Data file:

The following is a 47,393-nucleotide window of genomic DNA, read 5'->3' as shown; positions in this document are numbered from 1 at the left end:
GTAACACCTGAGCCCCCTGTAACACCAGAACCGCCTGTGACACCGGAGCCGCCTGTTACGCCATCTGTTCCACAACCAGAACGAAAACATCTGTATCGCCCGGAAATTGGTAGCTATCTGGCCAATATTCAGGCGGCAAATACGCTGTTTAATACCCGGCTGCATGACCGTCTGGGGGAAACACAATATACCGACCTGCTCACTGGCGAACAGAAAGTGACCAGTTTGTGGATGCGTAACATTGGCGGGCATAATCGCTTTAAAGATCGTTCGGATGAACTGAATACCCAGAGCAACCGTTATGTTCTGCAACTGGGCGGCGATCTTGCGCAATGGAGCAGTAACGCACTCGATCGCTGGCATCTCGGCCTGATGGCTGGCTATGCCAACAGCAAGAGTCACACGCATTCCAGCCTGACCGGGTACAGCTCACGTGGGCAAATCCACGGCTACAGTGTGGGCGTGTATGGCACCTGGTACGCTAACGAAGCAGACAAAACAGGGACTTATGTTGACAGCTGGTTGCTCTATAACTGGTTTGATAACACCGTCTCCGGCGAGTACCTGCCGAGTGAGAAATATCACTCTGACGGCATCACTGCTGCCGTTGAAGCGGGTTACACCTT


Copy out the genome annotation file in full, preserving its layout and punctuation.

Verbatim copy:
The following is a 47,393-nucleotide window of genomic DNA, read 5'->3' as shown; positions in this document are numbered from 1 at the left end:
GTAACACCTGAGCCCCCTGTAACACCAGAACCGCCTGTGACACCGGAGCCGCCTGTTACGCCATCTGTTCCACAACCAGAACGAAAACATCTGTATCGCCCGGAAATTGGTAGCTATCTGGCCAATATTCAGGCGGCAAATACGCTGTTTAATACCCGGCTGCATGACCGTCTGGGGGAAACACAATATACCGACCTGCTCACTGGCGAACAGAAAGTGACCAGTTTGTGGATGCGTAACATTGGCGGGCATAATCGCTTTAAAGATCGTTCGGATGAACTGAATACCCAGAGCAACCGTTATGTTCTGCAACTGGGCGGCGATCTTGCGCAATGGAGCAGTAACGCACTCGATCGCTGGCATCTCGGCCTGATGGCTGGCTATGCCAACAGCAAGAGTCACACGCATTCCAGCCTGACCGGGTACAGCTCACGTGGGCAAATCCACGGCTACAGTGTGGGCGTGTATGGCACCTGGTACGCTAACGAAGCAGACAAAACAGGGACTTATGTTGACAGCTGGTTGCTCTATAACTGGTTTGATAACACCGTCTCCGGCGAGTACCTGCCGAGTGAGAAATATCACTCTGACGGCATCACTGCTGCCGTTGAAGCGGGTTACACCTT